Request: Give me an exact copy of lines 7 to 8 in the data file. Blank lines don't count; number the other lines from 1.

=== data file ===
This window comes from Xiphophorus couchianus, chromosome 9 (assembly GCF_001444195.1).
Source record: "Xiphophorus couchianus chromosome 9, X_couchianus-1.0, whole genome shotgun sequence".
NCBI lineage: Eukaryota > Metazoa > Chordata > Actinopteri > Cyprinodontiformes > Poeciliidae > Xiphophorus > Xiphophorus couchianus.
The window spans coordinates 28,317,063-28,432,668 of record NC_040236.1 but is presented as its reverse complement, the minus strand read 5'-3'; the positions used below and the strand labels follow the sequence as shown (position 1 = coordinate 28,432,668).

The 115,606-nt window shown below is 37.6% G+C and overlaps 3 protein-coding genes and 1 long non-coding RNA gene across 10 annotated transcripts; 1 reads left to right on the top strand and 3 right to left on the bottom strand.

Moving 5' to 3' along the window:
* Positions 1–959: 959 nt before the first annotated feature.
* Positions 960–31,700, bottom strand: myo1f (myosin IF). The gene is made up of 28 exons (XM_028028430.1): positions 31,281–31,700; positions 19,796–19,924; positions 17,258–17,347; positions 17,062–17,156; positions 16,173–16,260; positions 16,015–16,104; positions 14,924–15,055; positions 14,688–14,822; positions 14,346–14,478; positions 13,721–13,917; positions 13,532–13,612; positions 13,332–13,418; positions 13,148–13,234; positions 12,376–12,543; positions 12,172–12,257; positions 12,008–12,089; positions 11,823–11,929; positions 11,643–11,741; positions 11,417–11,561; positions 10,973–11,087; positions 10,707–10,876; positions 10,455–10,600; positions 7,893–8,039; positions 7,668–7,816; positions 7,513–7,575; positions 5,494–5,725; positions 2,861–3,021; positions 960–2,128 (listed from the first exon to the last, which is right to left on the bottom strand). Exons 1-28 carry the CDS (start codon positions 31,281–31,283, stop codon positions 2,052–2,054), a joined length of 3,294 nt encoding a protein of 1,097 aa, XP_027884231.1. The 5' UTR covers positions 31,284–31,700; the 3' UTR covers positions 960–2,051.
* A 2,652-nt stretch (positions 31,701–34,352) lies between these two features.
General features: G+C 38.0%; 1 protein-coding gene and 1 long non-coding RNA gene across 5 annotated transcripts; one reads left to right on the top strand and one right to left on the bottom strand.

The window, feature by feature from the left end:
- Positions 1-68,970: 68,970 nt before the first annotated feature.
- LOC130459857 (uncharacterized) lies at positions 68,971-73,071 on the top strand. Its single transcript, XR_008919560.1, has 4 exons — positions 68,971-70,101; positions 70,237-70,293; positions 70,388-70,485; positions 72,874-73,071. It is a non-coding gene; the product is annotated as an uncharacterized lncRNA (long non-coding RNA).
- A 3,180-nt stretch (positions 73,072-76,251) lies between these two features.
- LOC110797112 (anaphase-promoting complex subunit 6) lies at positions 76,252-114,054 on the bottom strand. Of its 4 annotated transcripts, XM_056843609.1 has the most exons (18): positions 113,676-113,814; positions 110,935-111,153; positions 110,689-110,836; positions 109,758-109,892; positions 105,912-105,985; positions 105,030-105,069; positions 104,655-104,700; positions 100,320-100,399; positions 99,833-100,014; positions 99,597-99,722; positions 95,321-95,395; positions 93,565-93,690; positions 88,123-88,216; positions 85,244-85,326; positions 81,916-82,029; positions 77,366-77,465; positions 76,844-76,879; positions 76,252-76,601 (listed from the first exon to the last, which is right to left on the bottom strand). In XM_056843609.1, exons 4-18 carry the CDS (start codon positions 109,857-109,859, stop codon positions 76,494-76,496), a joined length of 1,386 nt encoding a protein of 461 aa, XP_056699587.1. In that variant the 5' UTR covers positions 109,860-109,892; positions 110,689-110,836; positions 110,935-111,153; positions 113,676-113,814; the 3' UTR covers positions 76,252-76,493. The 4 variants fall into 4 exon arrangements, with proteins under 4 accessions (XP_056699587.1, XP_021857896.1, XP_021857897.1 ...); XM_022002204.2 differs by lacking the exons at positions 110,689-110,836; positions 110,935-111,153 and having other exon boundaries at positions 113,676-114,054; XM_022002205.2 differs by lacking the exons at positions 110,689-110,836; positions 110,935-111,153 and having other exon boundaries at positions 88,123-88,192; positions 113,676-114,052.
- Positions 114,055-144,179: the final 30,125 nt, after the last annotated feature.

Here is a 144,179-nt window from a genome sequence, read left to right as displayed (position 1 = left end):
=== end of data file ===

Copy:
* Positions 1–959: 959 nt before the first annotated feature.
* Positions 960–31,700, bottom strand: myo1f (myosin IF). The gene is made up of 28 exons (XM_028028430.1): positions 31,281–31,700; positions 19,796–19,924; positions 17,258–17,347; positions 17,062–17,156; positions 16,173–16,260; positions 16,015–16,104; positions 14,924–15,055; positions 14,688–14,822; positions 14,346–14,478; positions 13,721–13,917; positions 13,532–13,612; positions 13,332–13,418; positions 13,148–13,234; positions 12,376–12,543; positions 12,172–12,257; positions 12,008–12,089; positions 11,823–11,929; positions 11,643–11,741; positions 11,417–11,561; positions 10,973–11,087; positions 10,707–10,876; positions 10,455–10,600; positions 7,893–8,039; positions 7,668–7,816; positions 7,513–7,575; positions 5,494–5,725; positions 2,861–3,021; positions 960–2,128 (listed from the first exon to the last, which is right to left on the bottom strand). Exons 1-28 carry the CDS (start codon positions 31,281–31,283, stop codon positions 2,052–2,054), a joined length of 3,294 nt encoding a protein of 1,097 aa, XP_027884231.1. The 5' UTR covers positions 31,284–31,700; the 3' UTR covers positions 960–2,051.